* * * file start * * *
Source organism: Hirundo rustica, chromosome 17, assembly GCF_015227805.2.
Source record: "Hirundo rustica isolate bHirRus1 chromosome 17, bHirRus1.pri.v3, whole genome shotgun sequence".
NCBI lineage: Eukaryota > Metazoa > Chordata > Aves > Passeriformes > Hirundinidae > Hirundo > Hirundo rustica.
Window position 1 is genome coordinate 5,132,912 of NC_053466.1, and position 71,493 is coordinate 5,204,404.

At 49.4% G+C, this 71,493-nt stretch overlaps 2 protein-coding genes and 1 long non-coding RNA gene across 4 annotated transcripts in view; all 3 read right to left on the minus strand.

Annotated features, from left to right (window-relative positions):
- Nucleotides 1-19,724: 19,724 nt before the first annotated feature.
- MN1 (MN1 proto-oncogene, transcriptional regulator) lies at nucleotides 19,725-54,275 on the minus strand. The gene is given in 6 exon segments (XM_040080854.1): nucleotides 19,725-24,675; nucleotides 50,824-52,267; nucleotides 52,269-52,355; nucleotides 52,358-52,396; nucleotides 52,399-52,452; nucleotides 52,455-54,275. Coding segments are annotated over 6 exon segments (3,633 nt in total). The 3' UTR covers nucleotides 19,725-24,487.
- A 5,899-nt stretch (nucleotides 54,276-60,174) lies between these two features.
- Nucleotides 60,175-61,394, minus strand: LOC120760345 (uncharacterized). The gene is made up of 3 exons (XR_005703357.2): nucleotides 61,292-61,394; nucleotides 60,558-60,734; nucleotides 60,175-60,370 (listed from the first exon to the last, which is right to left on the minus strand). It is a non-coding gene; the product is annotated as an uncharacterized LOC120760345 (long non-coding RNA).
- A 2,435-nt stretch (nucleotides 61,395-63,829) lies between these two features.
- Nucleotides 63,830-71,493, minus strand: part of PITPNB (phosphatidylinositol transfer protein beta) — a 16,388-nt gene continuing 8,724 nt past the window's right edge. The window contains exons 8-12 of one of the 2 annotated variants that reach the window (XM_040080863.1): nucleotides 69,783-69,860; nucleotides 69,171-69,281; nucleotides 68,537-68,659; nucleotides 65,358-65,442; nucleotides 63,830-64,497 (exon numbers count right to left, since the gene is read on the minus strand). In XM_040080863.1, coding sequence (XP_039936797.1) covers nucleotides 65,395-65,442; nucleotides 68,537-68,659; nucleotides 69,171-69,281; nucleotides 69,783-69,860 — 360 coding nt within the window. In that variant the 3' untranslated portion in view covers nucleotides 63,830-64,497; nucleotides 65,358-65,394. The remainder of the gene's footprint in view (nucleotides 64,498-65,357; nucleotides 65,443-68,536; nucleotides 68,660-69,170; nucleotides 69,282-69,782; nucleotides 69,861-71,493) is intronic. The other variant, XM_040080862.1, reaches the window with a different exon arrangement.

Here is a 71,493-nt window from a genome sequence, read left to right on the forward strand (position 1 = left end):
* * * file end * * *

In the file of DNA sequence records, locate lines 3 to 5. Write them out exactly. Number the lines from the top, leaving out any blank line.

NCBI lineage: Eukaryota > Metazoa > Chordata > Aves > Passeriformes > Hirundinidae > Hirundo > Hirundo rustica.
Window position 1 is genome coordinate 5,132,912 of NC_053466.1, and position 71,493 is coordinate 5,204,404.

At 49.4% G+C, this 71,493-nt stretch overlaps 2 protein-coding genes and 1 long non-coding RNA gene across 4 annotated transcripts in view; all 3 read right to left on the minus strand.